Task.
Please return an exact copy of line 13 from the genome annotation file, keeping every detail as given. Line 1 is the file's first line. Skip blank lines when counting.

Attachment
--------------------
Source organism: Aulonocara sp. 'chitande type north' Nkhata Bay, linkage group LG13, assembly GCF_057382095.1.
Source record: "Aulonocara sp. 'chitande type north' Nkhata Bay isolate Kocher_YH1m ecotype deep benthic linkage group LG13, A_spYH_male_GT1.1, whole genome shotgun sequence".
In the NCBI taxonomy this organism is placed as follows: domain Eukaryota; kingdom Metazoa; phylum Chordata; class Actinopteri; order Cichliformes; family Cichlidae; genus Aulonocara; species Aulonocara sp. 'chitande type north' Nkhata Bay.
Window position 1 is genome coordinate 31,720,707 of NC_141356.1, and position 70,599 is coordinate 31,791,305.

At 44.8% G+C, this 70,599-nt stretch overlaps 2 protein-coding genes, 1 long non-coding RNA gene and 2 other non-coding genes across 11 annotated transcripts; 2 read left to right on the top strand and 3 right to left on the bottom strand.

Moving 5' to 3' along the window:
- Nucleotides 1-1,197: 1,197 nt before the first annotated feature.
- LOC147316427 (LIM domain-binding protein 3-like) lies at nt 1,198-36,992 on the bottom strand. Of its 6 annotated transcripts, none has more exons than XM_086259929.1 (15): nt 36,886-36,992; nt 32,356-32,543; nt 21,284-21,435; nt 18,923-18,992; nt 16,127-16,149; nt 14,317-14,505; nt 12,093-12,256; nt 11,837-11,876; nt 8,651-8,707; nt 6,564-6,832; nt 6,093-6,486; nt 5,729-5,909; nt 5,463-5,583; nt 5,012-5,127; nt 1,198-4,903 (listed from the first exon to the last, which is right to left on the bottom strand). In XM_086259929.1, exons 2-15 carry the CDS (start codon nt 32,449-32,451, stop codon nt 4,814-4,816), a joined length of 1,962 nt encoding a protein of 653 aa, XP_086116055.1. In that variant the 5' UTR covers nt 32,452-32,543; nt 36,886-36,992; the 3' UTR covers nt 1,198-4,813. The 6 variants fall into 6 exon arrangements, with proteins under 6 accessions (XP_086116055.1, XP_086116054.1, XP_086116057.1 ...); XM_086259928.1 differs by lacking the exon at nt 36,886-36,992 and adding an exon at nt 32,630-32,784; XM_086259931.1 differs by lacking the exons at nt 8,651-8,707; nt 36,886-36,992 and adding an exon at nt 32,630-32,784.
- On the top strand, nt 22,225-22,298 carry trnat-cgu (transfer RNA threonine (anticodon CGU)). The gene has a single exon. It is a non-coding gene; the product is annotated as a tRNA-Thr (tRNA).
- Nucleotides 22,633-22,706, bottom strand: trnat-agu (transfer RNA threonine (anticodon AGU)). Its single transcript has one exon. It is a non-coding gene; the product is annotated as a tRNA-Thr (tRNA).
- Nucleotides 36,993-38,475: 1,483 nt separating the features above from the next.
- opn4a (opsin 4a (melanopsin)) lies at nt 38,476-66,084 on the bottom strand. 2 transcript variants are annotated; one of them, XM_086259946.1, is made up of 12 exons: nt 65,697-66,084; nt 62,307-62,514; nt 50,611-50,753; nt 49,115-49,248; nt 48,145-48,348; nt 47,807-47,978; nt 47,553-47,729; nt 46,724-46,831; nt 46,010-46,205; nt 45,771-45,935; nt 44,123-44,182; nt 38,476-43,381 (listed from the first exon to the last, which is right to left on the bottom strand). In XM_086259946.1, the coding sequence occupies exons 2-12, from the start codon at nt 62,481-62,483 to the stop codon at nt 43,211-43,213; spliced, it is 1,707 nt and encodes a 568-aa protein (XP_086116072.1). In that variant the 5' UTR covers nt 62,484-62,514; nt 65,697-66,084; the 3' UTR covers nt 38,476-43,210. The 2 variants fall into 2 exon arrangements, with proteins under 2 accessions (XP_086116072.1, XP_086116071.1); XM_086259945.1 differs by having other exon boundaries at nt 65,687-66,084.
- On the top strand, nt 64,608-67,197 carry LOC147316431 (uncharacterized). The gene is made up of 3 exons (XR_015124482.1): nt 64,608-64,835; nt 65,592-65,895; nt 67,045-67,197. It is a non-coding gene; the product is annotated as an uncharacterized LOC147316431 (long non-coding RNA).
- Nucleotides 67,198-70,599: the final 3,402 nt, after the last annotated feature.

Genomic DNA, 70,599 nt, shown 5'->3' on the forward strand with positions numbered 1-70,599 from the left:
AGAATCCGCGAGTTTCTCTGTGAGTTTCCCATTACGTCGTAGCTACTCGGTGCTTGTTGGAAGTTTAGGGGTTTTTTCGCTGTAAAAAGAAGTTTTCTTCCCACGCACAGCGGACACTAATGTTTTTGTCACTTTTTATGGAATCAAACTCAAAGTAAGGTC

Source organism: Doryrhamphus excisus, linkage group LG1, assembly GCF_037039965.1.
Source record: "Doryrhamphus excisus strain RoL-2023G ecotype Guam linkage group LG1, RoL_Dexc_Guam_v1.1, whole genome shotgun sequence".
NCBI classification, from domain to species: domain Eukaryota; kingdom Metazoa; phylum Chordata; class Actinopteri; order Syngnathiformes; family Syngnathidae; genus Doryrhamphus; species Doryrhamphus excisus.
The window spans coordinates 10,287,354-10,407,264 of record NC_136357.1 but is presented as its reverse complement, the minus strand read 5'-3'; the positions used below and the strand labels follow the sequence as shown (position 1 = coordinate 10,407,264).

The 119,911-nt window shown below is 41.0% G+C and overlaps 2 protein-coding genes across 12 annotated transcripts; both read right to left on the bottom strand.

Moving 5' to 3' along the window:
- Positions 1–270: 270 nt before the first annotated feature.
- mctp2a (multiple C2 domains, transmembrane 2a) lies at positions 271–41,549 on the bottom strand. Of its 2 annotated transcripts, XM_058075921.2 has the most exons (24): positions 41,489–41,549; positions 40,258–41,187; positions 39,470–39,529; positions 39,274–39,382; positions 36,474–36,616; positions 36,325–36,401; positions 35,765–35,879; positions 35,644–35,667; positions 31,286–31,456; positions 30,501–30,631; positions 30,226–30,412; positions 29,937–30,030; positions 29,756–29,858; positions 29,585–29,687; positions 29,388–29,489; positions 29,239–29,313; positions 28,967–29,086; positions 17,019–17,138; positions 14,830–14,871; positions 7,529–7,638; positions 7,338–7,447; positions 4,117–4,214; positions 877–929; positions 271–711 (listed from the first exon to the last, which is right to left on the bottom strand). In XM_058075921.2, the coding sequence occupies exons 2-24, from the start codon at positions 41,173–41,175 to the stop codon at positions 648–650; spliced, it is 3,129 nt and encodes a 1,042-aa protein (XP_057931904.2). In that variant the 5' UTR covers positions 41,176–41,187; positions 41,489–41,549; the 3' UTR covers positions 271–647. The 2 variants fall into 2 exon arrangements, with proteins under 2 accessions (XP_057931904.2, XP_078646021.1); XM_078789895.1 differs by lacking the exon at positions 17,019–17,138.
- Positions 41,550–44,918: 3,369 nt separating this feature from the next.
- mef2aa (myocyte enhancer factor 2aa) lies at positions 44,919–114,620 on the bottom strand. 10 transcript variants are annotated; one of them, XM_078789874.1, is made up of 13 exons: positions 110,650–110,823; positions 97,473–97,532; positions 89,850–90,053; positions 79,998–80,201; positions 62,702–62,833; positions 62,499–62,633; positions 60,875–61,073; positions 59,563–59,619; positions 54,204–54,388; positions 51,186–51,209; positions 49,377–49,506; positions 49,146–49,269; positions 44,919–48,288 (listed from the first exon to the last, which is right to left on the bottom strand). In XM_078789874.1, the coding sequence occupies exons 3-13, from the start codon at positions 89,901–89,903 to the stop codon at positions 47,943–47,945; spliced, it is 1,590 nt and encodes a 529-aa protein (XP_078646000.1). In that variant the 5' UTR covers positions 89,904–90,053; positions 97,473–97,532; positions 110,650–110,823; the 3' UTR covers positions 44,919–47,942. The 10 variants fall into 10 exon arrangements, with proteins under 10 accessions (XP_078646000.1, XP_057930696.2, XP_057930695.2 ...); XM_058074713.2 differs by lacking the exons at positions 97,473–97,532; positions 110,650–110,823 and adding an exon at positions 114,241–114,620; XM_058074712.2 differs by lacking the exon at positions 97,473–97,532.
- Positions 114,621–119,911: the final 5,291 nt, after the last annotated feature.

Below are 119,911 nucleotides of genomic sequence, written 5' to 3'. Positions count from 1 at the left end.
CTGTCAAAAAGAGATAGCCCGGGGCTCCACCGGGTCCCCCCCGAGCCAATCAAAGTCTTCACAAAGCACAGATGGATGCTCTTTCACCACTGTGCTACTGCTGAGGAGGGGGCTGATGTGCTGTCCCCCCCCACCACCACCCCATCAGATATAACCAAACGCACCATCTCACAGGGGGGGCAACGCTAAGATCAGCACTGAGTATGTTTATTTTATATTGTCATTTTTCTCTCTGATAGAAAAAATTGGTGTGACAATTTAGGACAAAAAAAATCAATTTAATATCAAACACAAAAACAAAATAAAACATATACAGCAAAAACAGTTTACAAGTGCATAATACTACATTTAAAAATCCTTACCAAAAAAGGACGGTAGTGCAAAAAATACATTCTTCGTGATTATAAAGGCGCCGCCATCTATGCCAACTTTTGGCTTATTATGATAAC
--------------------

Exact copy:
- On the top strand, nt 64,608-67,197 carry LOC147316431 (uncharacterized). The gene is made up of 3 exons (XR_015124482.1): nt 64,608-64,835; nt 65,592-65,895; nt 67,045-67,197. It is a non-coding gene; the product is annotated as an uncharacterized LOC147316431 (long non-coding RNA).